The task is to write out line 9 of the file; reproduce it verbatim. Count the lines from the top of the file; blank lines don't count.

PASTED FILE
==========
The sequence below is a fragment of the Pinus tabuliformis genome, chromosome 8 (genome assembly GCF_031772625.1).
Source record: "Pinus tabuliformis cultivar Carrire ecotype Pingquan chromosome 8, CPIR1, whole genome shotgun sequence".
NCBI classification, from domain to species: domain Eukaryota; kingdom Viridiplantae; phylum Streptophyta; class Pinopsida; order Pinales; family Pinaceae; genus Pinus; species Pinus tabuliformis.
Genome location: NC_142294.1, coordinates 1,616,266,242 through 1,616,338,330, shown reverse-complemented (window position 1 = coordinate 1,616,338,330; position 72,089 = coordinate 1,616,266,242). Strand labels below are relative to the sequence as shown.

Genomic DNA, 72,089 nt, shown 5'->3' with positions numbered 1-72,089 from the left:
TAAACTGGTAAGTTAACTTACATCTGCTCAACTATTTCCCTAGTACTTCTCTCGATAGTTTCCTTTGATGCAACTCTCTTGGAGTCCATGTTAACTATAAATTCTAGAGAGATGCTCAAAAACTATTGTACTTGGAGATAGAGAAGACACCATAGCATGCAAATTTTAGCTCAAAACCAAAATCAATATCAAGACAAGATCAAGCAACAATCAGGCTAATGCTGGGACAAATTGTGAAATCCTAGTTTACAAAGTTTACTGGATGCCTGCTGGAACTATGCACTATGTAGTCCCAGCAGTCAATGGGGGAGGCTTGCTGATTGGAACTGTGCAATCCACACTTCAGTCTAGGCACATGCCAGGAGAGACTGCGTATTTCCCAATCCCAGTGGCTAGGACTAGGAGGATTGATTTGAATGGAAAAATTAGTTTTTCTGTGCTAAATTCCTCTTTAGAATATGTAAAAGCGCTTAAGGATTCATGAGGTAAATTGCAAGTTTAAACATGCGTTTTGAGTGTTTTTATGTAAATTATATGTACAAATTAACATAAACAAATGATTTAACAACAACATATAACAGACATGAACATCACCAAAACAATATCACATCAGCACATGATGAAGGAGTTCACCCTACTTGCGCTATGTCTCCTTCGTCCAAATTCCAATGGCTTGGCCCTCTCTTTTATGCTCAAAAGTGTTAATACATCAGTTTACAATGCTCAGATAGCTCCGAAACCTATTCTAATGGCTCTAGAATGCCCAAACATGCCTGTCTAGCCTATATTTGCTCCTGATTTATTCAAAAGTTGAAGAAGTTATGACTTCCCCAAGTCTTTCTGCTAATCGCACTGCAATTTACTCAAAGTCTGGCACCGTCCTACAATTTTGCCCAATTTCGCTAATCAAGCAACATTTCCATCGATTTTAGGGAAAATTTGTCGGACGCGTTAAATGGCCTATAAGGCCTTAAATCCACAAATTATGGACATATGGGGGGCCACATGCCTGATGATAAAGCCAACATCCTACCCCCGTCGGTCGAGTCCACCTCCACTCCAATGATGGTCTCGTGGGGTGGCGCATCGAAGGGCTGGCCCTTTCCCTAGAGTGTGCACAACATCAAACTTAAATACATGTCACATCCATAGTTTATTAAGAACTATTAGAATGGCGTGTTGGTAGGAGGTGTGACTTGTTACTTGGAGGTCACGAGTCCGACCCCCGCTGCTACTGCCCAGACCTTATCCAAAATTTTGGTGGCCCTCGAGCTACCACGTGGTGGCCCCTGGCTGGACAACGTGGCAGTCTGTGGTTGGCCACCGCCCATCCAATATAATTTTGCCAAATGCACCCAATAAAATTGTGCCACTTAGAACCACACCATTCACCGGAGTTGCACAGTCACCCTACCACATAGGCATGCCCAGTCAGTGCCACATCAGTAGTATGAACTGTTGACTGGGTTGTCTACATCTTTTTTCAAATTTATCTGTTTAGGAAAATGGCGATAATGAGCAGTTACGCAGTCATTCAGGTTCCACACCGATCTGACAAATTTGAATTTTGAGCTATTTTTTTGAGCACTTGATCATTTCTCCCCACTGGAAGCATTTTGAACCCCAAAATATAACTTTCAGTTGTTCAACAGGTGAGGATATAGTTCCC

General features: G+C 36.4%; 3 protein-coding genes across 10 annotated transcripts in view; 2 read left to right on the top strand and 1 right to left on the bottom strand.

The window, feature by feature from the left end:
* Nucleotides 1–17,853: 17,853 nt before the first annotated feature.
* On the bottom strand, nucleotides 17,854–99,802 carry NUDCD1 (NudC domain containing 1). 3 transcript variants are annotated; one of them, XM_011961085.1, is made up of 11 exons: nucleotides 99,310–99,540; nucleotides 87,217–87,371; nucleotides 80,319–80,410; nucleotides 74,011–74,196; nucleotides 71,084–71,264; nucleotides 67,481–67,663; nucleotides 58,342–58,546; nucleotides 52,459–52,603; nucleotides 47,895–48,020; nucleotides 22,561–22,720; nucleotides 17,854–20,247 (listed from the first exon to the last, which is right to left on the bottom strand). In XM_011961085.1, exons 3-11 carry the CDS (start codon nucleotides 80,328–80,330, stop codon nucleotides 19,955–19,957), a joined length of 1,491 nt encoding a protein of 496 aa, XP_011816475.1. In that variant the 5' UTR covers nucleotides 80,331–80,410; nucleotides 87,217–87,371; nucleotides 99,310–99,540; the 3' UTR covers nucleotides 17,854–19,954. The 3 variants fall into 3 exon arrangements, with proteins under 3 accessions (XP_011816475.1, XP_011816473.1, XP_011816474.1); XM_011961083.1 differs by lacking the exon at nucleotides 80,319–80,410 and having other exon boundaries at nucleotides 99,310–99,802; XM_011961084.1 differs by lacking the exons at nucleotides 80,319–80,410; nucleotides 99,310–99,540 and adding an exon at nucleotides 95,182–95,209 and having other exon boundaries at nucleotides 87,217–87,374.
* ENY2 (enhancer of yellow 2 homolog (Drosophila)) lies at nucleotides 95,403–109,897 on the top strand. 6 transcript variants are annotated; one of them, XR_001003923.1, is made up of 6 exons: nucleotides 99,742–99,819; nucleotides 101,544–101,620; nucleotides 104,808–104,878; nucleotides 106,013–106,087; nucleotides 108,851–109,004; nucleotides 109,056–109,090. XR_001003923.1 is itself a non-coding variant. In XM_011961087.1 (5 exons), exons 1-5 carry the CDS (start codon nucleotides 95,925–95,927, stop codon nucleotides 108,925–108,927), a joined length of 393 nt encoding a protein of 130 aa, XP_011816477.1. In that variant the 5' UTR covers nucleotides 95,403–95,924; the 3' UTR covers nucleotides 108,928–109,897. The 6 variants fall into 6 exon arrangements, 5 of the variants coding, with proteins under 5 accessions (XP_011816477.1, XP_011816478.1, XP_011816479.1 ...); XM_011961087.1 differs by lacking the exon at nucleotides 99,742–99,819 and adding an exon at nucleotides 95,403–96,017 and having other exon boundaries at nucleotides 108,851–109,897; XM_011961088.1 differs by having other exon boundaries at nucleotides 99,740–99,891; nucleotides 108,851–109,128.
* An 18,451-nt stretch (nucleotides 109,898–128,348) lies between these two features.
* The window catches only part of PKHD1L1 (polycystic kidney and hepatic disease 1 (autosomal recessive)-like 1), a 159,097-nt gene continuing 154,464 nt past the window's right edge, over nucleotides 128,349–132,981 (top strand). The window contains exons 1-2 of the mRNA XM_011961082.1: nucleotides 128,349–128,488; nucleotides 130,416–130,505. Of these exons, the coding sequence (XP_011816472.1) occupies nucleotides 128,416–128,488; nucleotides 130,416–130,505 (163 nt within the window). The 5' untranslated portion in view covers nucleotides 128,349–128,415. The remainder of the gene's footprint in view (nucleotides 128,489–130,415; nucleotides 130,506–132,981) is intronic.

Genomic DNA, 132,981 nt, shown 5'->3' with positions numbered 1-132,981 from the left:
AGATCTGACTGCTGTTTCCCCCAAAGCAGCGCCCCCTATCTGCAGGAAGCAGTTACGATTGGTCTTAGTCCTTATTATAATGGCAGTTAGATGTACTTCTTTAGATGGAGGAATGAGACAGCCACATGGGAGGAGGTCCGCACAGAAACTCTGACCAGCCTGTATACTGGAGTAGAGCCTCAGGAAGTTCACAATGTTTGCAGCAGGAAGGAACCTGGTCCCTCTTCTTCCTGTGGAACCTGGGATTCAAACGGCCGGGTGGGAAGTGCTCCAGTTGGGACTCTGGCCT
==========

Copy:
* Nucleotides 1–17,853: 17,853 nt before the first annotated feature.